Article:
There was behind-the-scenes drama in the hotly contested race to become Fillmore Street Queen and reign over the event. Though the winner would not be announced until opening day, a first-time competitor, Miss Ray Leake, considered herself a shoo-in. “Miss Leake has a host of friends working for her and they are all as confident that she will be returned the winner,” the Chronicle reported.

Alas, Miss Leake’s hopes were dashed in the early morning hours of September 26, 1913, when Miss Maxine Hutchinson, a resident of Fillmore and O’Farrell, was named queen, handily winning the race by more than 12,000 votes. Miss Leake was not mentioned in the top 10 finalists.

Succeeding queens were tarnished by bad luck and perfidy. The 1914 queen, Manilla Matney, who later became an actress, was reportedly injured in an accident at a local hotel. In 1915, Annie Rosenwein of Buchanan Street, a candidate for queen at age 16, pressed “statutory charges” against Henry J. Kearney, a carnival committee member described as “33 years old and married.”

Only one local home sold last month

REAL ESTATE | PATRICK BARBER

Single-family home sales in the neighborhood reached a decade low during the last month, with only one single-family home selling in Pacific Heights, Lower Pacific Heights, Presidio Heights and Cow Hollow from mid-June to mid-July.

The summer months are traditionally the slowest time for real estate activity in San Francisco. But even by seasonal standards, market activity this summer has slowed considerably, with single-family home sales in the neighborhood declining to the lowest level since the housing market bust in 2008. The prolonged shortage of offerings on the market in the city is largely to blame for declining sales.

The one property that did change hands is an impressive example of modern architecture and amenities. The home at 2833 Vallejo Street (above and below) sold for $17 million in late June. Just completed this year, the ultramodern residence also offers picture-perfect views from its roof deck of the Golden Gate Bridge and the Palace of Fine Arts.

2833 Vallejo Street

A Fillmore pioneer

M.J.Staymates (right) with fellow WANA leaders Sharon Bretz and Brett Gladstone in 1989.

LOCALS | CALVIN LAU

She was the quintessential little old lady in white tennis shoes — at least that’s how relentless neighborhood activist Mary Jane Staymates, known to all as M.J., liked to fashion herself.

My first encounter with M.J., who died a few months ago, was at a Western Addition Neighborhood Association (WANA) meeting held in the basement of St. Dominic’s Church. M.J. was presiding, and I was immediately struck by her love of the neighborhood and her mission to improve it.

M.J. stood ready to confront the real estate developers who were already circling the area like hawks. That was in 1979, the year my partner and I moved into an 1877 Victorian fixer-upper on Pine Street. In those days no one would ever have thought of calling our neighborhood by the oxymoron Lower Pacific Heights. It was plainly and simply the Western Addition, with all of its good and bad connotations.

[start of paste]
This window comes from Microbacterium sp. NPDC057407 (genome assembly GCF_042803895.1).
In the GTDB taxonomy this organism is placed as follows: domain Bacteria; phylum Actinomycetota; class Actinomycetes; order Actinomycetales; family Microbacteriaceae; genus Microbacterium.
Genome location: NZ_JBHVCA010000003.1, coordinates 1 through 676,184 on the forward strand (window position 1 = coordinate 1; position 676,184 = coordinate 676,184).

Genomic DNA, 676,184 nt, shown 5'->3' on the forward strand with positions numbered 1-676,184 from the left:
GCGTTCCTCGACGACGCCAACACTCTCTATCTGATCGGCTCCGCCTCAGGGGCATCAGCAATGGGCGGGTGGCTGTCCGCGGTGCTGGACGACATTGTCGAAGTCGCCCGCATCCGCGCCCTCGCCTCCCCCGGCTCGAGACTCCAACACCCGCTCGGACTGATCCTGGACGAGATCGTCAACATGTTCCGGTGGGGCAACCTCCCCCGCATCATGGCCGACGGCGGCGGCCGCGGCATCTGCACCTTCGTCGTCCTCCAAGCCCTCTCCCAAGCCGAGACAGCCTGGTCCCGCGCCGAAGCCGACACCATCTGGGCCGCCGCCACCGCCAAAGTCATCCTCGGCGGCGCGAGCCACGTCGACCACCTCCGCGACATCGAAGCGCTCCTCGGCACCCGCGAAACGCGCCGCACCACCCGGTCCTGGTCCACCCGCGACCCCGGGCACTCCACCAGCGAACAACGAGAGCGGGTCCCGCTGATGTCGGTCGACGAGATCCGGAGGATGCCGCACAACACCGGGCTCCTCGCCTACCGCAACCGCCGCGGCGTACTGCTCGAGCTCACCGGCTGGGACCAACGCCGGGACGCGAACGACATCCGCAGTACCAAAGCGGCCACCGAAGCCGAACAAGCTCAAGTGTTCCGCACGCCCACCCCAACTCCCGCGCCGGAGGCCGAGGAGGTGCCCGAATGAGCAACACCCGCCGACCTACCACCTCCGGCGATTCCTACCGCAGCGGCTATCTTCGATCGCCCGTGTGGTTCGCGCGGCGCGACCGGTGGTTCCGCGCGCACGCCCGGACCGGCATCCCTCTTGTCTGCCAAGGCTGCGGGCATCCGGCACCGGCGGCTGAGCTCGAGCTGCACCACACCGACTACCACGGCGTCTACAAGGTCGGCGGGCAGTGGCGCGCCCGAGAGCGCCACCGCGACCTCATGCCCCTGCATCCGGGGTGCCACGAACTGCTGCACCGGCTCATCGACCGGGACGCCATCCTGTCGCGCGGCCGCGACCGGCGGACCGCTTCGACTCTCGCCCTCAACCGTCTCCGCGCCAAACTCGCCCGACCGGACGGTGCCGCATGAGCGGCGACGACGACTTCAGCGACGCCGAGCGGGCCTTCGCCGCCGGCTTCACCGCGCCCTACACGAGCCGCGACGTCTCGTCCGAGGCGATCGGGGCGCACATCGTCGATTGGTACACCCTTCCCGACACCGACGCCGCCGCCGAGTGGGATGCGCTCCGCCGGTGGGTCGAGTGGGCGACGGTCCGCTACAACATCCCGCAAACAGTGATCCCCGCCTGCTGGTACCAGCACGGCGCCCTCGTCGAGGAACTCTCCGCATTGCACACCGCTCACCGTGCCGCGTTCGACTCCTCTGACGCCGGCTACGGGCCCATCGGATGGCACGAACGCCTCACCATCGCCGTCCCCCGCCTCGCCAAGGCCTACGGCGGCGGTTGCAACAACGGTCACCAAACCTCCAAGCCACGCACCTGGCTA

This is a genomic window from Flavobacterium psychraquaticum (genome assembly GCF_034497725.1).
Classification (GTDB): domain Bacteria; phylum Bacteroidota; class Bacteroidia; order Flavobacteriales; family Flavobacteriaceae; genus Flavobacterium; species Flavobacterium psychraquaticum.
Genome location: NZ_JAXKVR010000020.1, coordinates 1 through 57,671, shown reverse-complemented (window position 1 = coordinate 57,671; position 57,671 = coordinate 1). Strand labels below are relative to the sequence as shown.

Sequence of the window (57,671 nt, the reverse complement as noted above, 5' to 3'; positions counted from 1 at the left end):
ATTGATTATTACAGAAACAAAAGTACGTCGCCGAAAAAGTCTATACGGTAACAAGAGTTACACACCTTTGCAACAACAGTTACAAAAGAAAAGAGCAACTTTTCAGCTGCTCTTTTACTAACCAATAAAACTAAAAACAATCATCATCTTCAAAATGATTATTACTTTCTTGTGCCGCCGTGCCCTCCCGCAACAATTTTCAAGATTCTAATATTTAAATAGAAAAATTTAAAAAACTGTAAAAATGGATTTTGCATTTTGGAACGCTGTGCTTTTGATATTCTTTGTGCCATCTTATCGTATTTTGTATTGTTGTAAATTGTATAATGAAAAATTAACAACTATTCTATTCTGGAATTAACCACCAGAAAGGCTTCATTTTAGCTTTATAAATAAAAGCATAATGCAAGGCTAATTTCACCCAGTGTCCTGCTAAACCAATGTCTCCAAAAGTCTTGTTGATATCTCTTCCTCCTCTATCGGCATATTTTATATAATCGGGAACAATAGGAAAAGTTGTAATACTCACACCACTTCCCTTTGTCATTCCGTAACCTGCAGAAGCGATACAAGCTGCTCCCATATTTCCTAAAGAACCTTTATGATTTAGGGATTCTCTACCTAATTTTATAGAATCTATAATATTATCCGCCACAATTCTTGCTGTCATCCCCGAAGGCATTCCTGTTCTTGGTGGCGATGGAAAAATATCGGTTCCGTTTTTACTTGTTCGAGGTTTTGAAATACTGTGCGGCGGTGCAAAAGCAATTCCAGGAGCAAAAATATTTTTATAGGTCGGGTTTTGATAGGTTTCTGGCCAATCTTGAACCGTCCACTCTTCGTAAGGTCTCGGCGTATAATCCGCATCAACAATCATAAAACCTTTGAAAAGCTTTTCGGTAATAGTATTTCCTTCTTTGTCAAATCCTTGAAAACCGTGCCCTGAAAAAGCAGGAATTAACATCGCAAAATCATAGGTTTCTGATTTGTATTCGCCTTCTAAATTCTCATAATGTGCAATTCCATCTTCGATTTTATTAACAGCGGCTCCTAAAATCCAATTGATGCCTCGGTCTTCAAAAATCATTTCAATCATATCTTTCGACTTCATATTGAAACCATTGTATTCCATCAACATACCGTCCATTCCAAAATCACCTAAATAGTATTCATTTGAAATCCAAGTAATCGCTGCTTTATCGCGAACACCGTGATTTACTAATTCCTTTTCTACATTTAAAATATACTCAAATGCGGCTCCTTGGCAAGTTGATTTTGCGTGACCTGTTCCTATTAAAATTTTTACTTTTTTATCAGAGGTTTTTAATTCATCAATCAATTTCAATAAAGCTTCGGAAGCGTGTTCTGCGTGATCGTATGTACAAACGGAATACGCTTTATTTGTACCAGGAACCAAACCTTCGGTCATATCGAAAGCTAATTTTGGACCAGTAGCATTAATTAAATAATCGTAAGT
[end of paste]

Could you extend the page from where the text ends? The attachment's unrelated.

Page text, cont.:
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Modern designs for foggy dogs

A new firm based in the neighborhood manufactures premium dog beds and accessories.

PEOPLE OFTEN JOKE that there are more dogs than children in San Francisco. Statistics show it’s true: There were about 115,000 children under age 18 living in the city in 2016, according to the American Community Survey. San Francisco Animal Care and Control estimated that at the same time, there were about 120,000 to 150,000 dogs.

One local, Rose Shattuck, has launched a new business she hopes will make good on that reality.

Shattuck is the founder of The Foggy Dog, a two-year-old brand of premium goods for dogs headquartered in the neighborhood. She got the idea for the company when she couldn’t find a dog bed for her goldendoodle, Utah. “I couldn’t understand why every dog bed had paw prints or was khaki colored,” she says. “So I found some upholstery fabric that I loved and hired a seamstress from Craigslist to make my dream dog bed.”

Then she realized she was on to something. So Shattuck left her role as vice president for merchandising at Minted — an online design marketplace for stationery and art with a shop at 1919 Fillmore — to focus full time on The Foggy Dog. The product line now includes dog beds, collars, leashes, toys and accessories. Her passion is to make pet products that are not only functional, but also beautiful. “At Minted, I was surrounded by amazing design every day,” she says. “I wanted to bring that same level of fresh, modern aesthetic to the pet industry.”

Living in the neighborhood, Shattuck was surrounded by other “dog moms” in their 20s and 30s who were dissatisfied with the choices they had when it came to their pets. She realized there was a market for attractive, made-in-the-U.S. pet products that appeal to a more modern customer. “People are having children later in life, and their dogs are their babies. Pet parents want the best for their fur kids,” she says. “And there isn’t another brand right now that seems to serve their needs.”

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She rose to the occasion

Camille Martinelli’s garden is a meandering landscape of many levels in a parklike setting.

STORY & PHOTOGRAPHS BY BARBARA WYETH

From the first step into the garden behind a welcoming house on Clay Street, I was enchanted — and surprised, too, by its size and parklike feeling.